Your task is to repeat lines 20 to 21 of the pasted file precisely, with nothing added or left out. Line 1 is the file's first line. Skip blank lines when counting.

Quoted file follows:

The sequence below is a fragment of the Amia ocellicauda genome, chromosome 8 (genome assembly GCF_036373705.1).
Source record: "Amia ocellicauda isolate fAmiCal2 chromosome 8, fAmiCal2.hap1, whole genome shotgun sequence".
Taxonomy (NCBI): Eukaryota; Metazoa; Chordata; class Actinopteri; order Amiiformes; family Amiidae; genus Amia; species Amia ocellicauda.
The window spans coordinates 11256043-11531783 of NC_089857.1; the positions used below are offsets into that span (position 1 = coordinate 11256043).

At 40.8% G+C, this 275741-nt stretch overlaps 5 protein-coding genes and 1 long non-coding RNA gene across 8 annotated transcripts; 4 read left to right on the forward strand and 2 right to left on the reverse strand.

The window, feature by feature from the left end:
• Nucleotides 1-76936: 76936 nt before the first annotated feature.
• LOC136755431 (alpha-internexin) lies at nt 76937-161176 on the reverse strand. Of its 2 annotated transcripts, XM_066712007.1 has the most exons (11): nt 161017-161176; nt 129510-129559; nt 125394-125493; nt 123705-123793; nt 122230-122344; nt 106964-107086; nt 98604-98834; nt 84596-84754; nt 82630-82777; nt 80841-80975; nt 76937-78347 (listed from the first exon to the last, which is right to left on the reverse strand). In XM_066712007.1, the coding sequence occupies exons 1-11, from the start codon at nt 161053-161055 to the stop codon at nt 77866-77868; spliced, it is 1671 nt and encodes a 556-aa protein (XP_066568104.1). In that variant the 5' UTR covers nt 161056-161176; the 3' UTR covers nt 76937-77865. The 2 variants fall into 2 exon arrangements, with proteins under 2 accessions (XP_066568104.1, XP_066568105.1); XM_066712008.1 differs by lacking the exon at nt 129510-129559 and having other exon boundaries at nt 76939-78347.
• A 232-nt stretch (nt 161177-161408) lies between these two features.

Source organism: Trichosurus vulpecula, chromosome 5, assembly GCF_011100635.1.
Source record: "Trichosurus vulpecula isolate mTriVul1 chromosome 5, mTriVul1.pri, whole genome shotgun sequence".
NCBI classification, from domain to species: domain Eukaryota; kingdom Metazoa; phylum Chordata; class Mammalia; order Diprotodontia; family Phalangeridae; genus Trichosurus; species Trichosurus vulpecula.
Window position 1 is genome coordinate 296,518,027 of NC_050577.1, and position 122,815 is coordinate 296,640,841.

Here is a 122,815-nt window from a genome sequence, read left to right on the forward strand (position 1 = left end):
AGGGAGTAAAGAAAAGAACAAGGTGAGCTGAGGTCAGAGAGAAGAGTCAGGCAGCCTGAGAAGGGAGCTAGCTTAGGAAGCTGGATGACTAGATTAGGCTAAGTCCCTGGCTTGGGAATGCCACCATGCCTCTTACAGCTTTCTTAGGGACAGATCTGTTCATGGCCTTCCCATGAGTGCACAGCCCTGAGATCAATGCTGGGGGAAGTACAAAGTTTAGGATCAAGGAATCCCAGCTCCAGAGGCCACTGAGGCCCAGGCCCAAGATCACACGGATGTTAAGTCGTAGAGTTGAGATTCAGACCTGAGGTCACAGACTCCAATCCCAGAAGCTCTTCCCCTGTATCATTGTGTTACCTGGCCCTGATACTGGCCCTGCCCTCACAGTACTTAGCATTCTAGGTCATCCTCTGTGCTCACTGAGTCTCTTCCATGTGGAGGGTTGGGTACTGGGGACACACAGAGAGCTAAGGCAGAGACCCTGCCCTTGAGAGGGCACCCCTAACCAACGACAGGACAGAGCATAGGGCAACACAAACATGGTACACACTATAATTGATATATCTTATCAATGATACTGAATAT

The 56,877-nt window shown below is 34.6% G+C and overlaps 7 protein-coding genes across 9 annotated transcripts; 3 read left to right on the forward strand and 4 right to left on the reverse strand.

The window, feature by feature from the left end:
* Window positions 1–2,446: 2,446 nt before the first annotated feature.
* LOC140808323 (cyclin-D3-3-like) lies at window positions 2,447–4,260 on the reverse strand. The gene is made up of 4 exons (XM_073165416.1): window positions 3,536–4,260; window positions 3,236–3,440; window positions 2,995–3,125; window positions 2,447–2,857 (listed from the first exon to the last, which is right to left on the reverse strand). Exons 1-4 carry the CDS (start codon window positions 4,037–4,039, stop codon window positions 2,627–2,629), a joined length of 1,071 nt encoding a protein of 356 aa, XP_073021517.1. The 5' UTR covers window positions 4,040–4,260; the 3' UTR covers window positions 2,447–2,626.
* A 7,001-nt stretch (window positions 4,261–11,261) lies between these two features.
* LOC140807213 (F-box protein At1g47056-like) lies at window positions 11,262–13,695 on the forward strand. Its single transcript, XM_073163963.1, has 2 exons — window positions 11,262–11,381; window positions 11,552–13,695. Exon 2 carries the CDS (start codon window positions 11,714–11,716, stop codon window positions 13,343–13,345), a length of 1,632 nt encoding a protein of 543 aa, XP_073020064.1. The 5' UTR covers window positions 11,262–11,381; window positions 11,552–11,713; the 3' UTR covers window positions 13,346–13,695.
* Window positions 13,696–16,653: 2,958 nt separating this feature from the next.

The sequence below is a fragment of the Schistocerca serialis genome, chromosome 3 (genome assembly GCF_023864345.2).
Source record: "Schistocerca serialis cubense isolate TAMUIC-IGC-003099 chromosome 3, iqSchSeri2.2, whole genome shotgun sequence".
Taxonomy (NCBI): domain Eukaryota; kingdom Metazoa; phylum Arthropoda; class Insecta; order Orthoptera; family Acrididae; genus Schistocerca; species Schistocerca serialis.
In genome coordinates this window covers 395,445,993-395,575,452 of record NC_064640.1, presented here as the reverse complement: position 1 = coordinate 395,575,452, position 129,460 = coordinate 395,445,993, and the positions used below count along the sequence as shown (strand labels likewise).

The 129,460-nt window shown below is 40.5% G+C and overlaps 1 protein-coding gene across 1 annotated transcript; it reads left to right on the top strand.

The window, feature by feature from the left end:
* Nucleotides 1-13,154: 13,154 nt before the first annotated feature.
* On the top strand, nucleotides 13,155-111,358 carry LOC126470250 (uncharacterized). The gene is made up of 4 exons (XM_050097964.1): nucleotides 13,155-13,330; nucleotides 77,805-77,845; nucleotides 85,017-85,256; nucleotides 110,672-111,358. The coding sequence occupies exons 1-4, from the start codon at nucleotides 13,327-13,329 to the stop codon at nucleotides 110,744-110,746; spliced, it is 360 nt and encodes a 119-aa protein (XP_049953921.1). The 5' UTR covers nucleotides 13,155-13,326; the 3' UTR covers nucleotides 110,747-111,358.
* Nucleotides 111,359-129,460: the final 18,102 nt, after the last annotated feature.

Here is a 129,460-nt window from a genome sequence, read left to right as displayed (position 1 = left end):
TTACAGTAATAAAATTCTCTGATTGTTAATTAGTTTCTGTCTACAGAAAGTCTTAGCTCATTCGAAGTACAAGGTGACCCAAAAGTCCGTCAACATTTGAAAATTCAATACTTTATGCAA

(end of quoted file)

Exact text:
* A 7,001-nt stretch (window positions 4,261–11,261) lies between these two features.
* LOC140807213 (F-box protein At1g47056-like) lies at window positions 11,262–13,695 on the forward strand. Its single transcript, XM_073163963.1, has 2 exons — window positions 11,262–11,381; window positions 11,552–13,695. Exon 2 carries the CDS (start codon window positions 11,714–11,716, stop codon window positions 13,343–13,345), a length of 1,632 nt encoding a protein of 543 aa, XP_073020064.1. The 5' UTR covers window positions 11,262–11,381; window positions 11,552–11,713; the 3' UTR covers window positions 13,346–13,695.